by Beth Ayer

An Important Rule to Remember

I stay alert for a chance to steal with an eye on the distance, another eye on a well-designed carrying case

Holding things that look larger Inside a smaller space Grain — and the god of grain — My cheerio soul — A dwarf planet after the goddess — And in turn — a chemical element In the seal of New Jersey. Can a harvest Make us homeless?

A succulent, all flesh and juice, taught me All gazelles are antelopes, while All antelopes are not gazelles.

I can’t tell what boundaries I should keep — limit Means you’ve been unrestrained — Does it?

Rooting the Asymmetrical Plane Enter, find the universe of movement Inside the stillness of your seat.

There is neither horizontal nor vertical Rectangle nor square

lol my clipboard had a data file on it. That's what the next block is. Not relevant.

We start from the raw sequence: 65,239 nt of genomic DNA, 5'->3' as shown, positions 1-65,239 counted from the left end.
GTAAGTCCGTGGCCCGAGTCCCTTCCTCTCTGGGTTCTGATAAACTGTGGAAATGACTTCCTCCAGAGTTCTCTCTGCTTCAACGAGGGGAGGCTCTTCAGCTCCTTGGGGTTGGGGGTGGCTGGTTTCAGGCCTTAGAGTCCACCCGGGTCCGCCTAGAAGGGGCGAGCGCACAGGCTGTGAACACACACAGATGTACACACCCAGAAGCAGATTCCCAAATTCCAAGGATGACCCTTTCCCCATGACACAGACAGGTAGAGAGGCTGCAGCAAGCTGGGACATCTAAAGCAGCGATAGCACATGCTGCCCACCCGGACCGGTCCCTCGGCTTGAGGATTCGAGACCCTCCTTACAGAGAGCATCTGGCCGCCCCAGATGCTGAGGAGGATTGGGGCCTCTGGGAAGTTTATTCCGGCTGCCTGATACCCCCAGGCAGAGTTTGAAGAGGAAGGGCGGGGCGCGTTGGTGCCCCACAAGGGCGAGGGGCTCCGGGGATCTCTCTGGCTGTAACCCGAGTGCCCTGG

My symmetry is a Gameboy display darkening meanwhile Ellen makes the case for breathing and infinite variations.

Before I learned not to hope

I was hoping we wouldn’t so Love the steel trap. You can't change the planet or your skin I mean you can’t not. Find your edges and gather them.

Look to the tardigrade the pioneer species Float your scull back to the center in a slow yes

Settle into your new shape, each part a button or a shopping cart caster or a swivel stem. Ellen's voice chops into silence Faces hover in unison

Cars wash by more or less and the birds and the buds

A Birth

We begin without water Out of sync, then in. An undivided potential breathes It isn’t mine We’ve seen the other Mother on TV The centimeters and other Math, and violence

It isn’t always that way For example, there are Better ways to fall

There are in-between Seasons and eclipses Of the full moon.

Machine and body tend To your airways I can’t see you, and oh There is a light that never goes out Then you’re pressed to me. We begin.

Beth Ayer

Beth Ayer is a writer and editor living in Easthampton, MA. Her work includes a chapbook, Limping to the Big Bad (above/ground press). Her poems have appeared in Apartment Poetry, Divine Magnet, jubilat, and Sixth Finch.